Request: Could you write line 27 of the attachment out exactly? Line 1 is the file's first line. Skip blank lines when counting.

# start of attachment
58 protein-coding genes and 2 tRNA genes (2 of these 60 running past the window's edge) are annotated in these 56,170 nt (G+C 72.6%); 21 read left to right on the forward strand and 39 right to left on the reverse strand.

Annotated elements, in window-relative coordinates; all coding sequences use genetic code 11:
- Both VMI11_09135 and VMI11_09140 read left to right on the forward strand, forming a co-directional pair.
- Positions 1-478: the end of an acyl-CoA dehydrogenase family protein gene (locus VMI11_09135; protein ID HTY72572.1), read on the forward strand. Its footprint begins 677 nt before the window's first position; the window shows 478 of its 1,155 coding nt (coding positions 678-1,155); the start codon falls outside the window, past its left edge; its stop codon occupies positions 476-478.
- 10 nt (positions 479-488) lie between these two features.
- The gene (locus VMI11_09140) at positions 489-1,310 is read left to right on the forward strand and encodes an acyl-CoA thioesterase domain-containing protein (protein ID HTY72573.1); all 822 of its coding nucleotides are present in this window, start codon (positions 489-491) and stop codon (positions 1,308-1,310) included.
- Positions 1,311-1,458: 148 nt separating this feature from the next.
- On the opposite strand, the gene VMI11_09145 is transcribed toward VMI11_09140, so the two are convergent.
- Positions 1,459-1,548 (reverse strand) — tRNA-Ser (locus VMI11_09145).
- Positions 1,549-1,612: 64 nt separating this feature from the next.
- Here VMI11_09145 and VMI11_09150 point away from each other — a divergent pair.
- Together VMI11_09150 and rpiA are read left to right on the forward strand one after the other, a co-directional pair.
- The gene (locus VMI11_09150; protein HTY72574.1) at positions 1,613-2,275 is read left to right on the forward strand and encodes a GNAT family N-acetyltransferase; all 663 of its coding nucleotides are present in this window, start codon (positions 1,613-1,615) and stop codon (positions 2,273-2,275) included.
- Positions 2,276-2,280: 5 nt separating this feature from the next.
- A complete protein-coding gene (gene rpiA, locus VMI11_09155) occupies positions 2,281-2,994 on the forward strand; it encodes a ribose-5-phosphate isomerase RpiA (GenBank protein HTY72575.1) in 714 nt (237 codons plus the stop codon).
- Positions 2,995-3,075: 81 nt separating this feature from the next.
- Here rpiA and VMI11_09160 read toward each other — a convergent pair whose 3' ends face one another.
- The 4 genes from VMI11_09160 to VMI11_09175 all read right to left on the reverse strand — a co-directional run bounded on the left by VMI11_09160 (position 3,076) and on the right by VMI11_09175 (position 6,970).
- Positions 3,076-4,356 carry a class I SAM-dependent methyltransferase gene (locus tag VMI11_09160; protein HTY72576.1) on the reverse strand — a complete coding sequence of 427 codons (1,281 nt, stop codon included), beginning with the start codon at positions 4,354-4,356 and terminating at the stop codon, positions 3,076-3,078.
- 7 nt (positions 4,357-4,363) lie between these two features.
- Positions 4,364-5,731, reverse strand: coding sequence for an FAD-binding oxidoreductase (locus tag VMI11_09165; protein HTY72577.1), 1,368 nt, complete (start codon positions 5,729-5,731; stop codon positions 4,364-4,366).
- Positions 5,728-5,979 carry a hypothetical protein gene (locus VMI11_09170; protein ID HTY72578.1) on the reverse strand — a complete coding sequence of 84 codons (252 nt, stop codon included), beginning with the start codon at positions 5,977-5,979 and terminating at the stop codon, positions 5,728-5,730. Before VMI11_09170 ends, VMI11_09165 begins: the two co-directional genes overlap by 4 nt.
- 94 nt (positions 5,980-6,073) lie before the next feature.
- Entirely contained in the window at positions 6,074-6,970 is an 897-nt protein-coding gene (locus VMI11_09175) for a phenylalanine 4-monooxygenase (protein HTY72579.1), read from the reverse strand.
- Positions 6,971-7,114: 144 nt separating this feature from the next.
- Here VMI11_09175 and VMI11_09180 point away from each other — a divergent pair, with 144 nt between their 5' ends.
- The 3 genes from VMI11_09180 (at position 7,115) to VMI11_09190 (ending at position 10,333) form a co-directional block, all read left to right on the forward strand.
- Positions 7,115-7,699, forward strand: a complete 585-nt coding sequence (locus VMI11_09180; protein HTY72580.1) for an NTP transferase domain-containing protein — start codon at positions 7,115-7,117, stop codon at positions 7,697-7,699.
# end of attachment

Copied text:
- The 3 genes from VMI11_09180 (at position 7,115) to VMI11_09190 (ending at position 10,333) form a co-directional block, all read left to right on the forward strand.